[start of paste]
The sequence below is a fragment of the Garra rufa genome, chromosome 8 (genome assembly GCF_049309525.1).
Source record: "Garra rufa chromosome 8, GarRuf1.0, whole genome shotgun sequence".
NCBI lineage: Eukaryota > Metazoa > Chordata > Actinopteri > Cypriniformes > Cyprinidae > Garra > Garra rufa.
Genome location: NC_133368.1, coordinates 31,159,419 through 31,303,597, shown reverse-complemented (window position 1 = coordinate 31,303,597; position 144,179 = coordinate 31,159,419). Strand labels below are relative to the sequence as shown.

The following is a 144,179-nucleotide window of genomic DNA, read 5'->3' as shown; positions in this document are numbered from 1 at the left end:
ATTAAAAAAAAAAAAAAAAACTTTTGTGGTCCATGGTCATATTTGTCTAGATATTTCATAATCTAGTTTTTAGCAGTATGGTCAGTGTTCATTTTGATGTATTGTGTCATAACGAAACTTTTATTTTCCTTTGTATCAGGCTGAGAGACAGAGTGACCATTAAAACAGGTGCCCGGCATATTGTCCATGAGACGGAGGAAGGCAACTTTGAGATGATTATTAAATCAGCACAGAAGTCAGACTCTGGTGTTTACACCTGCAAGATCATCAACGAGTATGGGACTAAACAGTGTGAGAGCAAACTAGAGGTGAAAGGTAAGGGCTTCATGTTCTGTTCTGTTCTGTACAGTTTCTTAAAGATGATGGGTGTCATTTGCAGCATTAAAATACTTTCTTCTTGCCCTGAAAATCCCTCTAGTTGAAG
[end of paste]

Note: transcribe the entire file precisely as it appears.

The sequence below is a fragment of the Garra rufa genome, chromosome 8 (genome assembly GCF_049309525.1).
Source record: "Garra rufa chromosome 8, GarRuf1.0, whole genome shotgun sequence".
NCBI lineage: Eukaryota > Metazoa > Chordata > Actinopteri > Cypriniformes > Cyprinidae > Garra > Garra rufa.
Genome location: NC_133368.1, coordinates 31,159,419 through 31,303,597, shown reverse-complemented (window position 1 = coordinate 31,303,597; position 144,179 = coordinate 31,159,419). Strand labels below are relative to the sequence as shown.

The following is a 144,179-nucleotide window of genomic DNA, read 5'->3' as shown; positions in this document are numbered from 1 at the left end:
ATTAAAAAAAAAAAAAAAAACTTTTGTGGTCCATGGTCATATTTGTCTAGATATTTCATAATCTAGTTTTTAGCAGTATGGTCAGTGTTCATTTTGATGTATTGTGTCATAACGAAACTTTTATTTTCCTTTGTATCAGGCTGAGAGACAGAGTGACCATTAAAACAGGTGCCCGGCATATTGTCCATGAGACGGAGGAAGGCAACTTTGAGATGATTATTAAATCAGCACAGAAGTCAGACTCTGGTGTTTACACCTGCAAGATCATCAACGAGTATGGGACTAAACAGTGTGAGAGCAAACTAGAGGTGAAAGGTAAGGGCTTCATGTTCTGTTCTGTTCTGTACAGTTTCTTAAAGATGATGGGTGTCATTTGCAGCATTAAAATACTTTCTTCTTGCCCTGAAAATCCCTCTAGTTGAAG